The Sword of Allah - Khalid Bin Waleed (Ral)

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Chapter 3: The Battle of Uhud

 Part I: In the Time of the Prophet (SAWS)


Page: 11

As soon as Umm Ammarah fell, the infidel saw the Prophet standing by himself and rushed at him. He raised his sword and struck a savage blow at the Prophet's head. The sword cut a few links in the Prophet's chain helmet but was unable to penetrate it. Deflected by the helmet, the sword continued in its thrust and landed on the Prophet's right shoulder. The violence of the blow was such, and the power of muscle behind it so great, that the Holy Prophet fell into a shallow ditch just behind him. From here he was later lifted up by Ali and Talha.

Seeing the Prophet fall, Ibn Qamiah turned and rushed back to the Quraish, shouting at the top of his voice: "I have killed Muhammad! I have killed Muhammad!" 1 This shout carried across the battlefield and was heard by Quraish and Muslim alike. It broke the spirit of the Muslims, and most of them turned and fled towards Mount Uhud. A few Muslims, however, decided that if the Messenger of Allah was dead there was no point in their living on. They rushed at the Quraish cavalry-determined to sell their lives as dearly as possible, but were cut down in no time by Khalid and Ikrimah. Here Khalid killed his third man-Rafa'a bi Waqsh.

As the main body of the Muslims fled to the hills, most of the Quraish turned to loot the dead, and the Muslims defending the Holy Prophet now found that none of the Quraish remained near them. The temptation of loot proved as strong for the Quraish as it had proved a little while before for the Muslims. Finding his way clear, the Prophet, surrounded by the survivors of his group, withdrew towards the defile in the valley. In this withdrawal a few of the Quraish followed the Prophet but were beaten off and one or two of them were killed by the Companions. Khalid saw the movement of the Prophet's group towards the mountain pass, but made no attempt to intercept it, for he was busy pursuing the main body of the Muslim infantry. Thus the Prophet had no difficulty in reaching the defile, and the group climbed the steep slope of the spur, where it formed a rocky bluff about 400 feet high, on the east edge of the defile. Here the Prophet stopped, in a cleft in the rock, to survey the tragic panorama which stretched before him. (For this last phase see Map 2.)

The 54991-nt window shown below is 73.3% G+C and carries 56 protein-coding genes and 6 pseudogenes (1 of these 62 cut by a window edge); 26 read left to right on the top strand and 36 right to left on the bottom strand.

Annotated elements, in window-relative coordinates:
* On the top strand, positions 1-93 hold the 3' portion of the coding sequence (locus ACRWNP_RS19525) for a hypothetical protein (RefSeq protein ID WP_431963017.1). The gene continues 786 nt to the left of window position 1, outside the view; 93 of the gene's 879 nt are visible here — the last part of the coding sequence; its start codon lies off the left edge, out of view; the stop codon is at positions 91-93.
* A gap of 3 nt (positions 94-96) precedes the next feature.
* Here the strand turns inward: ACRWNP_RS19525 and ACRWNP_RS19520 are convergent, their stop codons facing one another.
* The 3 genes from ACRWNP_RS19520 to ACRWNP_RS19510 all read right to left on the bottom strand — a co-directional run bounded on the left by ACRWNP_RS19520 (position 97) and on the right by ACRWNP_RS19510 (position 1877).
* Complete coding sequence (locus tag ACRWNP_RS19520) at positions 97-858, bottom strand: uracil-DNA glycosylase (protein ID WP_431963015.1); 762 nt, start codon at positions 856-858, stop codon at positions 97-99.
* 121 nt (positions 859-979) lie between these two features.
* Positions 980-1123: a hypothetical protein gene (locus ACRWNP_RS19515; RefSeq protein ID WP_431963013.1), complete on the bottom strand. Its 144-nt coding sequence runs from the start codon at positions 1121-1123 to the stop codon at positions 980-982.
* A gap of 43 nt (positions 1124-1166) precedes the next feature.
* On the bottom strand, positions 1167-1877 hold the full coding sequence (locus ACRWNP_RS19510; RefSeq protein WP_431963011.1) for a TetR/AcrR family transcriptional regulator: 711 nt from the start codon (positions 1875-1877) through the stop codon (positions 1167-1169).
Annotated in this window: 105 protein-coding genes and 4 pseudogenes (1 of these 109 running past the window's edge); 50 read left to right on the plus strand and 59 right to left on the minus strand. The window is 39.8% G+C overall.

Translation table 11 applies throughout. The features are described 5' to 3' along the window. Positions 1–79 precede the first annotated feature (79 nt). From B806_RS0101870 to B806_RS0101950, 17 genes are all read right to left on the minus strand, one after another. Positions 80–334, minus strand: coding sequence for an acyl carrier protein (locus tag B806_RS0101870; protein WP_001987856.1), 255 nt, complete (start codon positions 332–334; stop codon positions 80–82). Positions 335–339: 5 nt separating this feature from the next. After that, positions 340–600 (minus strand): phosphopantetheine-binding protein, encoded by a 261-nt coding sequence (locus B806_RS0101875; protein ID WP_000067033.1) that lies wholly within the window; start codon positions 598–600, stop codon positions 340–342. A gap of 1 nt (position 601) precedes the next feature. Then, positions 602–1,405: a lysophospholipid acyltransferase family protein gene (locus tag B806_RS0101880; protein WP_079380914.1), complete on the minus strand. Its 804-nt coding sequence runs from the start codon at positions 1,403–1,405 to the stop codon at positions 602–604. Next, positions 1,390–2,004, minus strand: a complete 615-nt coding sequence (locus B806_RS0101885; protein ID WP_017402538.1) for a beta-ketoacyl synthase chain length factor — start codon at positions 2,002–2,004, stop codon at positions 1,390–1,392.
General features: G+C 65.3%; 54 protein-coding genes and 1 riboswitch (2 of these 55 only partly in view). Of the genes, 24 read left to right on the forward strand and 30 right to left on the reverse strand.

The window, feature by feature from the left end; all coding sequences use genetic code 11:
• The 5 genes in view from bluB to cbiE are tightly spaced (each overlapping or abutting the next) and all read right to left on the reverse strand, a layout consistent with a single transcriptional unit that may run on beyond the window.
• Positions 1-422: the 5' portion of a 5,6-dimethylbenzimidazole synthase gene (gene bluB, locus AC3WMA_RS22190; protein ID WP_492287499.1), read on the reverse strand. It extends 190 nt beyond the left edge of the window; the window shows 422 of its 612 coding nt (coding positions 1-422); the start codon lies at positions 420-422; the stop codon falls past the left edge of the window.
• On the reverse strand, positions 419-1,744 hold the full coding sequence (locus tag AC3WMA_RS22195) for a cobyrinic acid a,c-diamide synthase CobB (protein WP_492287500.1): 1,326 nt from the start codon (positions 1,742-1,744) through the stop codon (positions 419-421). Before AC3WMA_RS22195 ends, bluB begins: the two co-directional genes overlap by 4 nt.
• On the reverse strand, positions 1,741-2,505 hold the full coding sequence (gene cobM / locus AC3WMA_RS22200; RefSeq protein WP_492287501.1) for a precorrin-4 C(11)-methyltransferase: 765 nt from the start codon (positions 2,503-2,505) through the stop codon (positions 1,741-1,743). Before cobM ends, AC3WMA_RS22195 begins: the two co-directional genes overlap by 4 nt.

Of the group of 30 who had fought with the Prophet in the preceding few actions, only 14 remained and most of these were wounded. Sixteen of them had fallen-in defence of the Prophet and in the way of Allah.

Thus the Muslims abandoned the field of battle. Some fled in panic far away; some returned to Madinah; some did not rejoin the Prophet till two days later. But those who intended to seek refuge in the hills moved in small groups, fought their way through the Quraish cavalry and reached the foot of Mount Uhud. Here they dispersed, some taking shelter in the foothills, some climbing up to the ridge, others hiding in the re-entrants. None of them knew what he would do next. The Quraish were in complete command of the battlefield.

On arrival at the defile the Prophet had some time to see to his wounds. Here his daughter, Fatimah, joined him. Ali brought water in his shield from a nearby pool, and Fatimah cried softly as she washed the blood from her father's face and dressed his wounds. In the shelter of this difficult pass, where the Quraish could not attack in strength, the Prophet rested his weary body.

Of the Muslims who had taken shelter on Mount, Uhud, some were moving about aimlessly, not knowing where to go or what to do. One of them, a man named Kab bin Malik, wandering towards the defile, saw the Prophet and recognised him. This man had a powerful voice. He climbed onto a large rock, and facing the direction where he knew most of the Muslims had taken shelter, he shouted, "Rejoice, O Muslims! The Messenger of Allah is here!"2 As he shouted, he pointed with his hand towards the Prophet. As a result of this call, which was not heard by the Quraish, many groups of Muslims moved over the hills and joined the Prophet. These included Umar, whose delight at seeing the Prophet again was boundless.

Meanwhile Abu Sufyan was looking for the body of the Prophet. He wandered over the battlefield and looked at each dead face, hoping that he would see the face of his enemy. Every now and then he would ask his men, "Where is Muhammad?" While he was so wandering, he came across Khalid and asked him the question. Khalid told him that he had seen Muhammad, surrounded by his Companions, moving towards the defile. Khalid pointed out the rocky bluff to Abu Sufyan, and the latter asked him to take his horsemen to attack the position.

1. Ibn Hisham: Vol. 2, p. 78.
2. Tabari: Vol. 2, p. 200; Waqidi: Maghazi, p. 185.